Prince Albert II of Monaco has tested positive for the new coronavirus, the principality said in a statement Thursday, adding there were “no concerns for his health.”The titular head of the Mediterranean enclave is continuing to work from his private apartments at the royal palace, the statement said.The announcement came three days after Monaco’s prime minister, Serge Telle, announced that he too had caught COVID-19. Monaco has said all public spaces will be closed to the public starting at midnight on Saturday, including its emblematic casinos catering to the global jet-set, as it joins the ranks of nations locking down in a bid to stem the outbreak.It said Wednesday that nine cases of infection had been detected since the first was announced on February 28.Albert is head of the House of Grimaldi that rules Monaco, the world’s second-smallest country and a haven for the rich and famous because of its low taxes.Topics :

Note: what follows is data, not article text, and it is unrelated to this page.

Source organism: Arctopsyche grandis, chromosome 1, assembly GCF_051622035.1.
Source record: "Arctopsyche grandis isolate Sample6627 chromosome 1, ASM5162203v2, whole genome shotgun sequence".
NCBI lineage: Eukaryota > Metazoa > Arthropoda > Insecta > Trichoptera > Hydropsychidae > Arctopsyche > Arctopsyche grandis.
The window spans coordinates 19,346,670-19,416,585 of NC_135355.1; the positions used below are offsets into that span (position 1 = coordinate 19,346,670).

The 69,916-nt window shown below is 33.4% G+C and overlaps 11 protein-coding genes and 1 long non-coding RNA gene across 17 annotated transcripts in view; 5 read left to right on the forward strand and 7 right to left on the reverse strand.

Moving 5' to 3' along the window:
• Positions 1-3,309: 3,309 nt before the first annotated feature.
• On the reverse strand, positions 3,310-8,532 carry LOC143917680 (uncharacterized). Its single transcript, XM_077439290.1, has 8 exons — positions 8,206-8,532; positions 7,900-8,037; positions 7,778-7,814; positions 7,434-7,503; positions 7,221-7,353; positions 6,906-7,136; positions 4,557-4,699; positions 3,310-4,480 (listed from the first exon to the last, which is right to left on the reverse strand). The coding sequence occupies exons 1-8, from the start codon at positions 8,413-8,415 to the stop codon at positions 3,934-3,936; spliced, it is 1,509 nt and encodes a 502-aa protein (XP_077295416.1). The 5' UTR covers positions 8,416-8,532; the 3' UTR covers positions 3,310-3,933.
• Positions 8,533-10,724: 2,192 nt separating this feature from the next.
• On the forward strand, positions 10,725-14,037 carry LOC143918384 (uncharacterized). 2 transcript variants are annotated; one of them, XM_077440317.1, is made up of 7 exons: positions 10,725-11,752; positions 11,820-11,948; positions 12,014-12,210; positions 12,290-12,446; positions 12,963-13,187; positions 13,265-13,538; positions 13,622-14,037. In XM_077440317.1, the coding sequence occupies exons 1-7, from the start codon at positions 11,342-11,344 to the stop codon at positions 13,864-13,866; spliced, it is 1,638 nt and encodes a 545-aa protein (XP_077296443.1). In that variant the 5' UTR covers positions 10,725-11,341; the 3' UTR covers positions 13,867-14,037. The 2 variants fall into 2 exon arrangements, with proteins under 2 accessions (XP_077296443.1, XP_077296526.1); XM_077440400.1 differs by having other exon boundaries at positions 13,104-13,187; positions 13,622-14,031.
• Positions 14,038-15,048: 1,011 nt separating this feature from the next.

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The government must also ensure the availability of staple foods and prices, especially ahead of Ramadan and Idul Fitri.Read also: Agus Yudhoyono elected as Democratic Party chairman”Don’t let the inflation rate get out of hand,” he said.Agus added that the government should impose a short-term lockdown in areas considered to be hotspots of the disease, despite the impact it could cause on the people and economy. The Democratic Party has demanded that President Joko “Jokowi” Widodo’s administration enforce a lockdown on urban areas as well as provide financial assistance to low-income households who might lose their income as a result of the COVID-19 pandemic.“They need financial assistance through cash transfers, Bantuan Langsung Tunai [cash assistance program] or other social safety net programs. We need to maintain the people’s purchasing power, especially the bottom 40 percent,” Dems chairman Agus Harimurti Yudhoyono said in a written statement on Friday. “Public health and safety should be prioritized above all else,” he said.The government, he went on to say, should focus on urban areas considering the population density, saying he was worried that the number of detected COVID-19 cases in Indonesia would increase when it declined in other countries.”Don’t be surprised and late in responding to the virus.”Read also: Indonesian government prepares for worst, including zero percent growth, as COVID-19 hitsThe government announced on Wednesday that it was finalizing a third stimulus package as it reallocated Rp 27 trillion (US$1.8 billion) to fund the healthcare system in fighting the pandemic.It would reallocate up to Rp 10 trillion from the portion of the state budget that was set for ministries and institutions, as well as Rp 17.2 trillion in funds earmarked for regional administrations.These resources, according to Finance Minister Sri Mulyani Indrawati, would be useful for them in handling COVID-19-related issues immediately as part of the government’s plan to mitigate its effects.She said low-income households and individuals working in the informal sector would be given financial assistance, although she did not provide further details.Topics :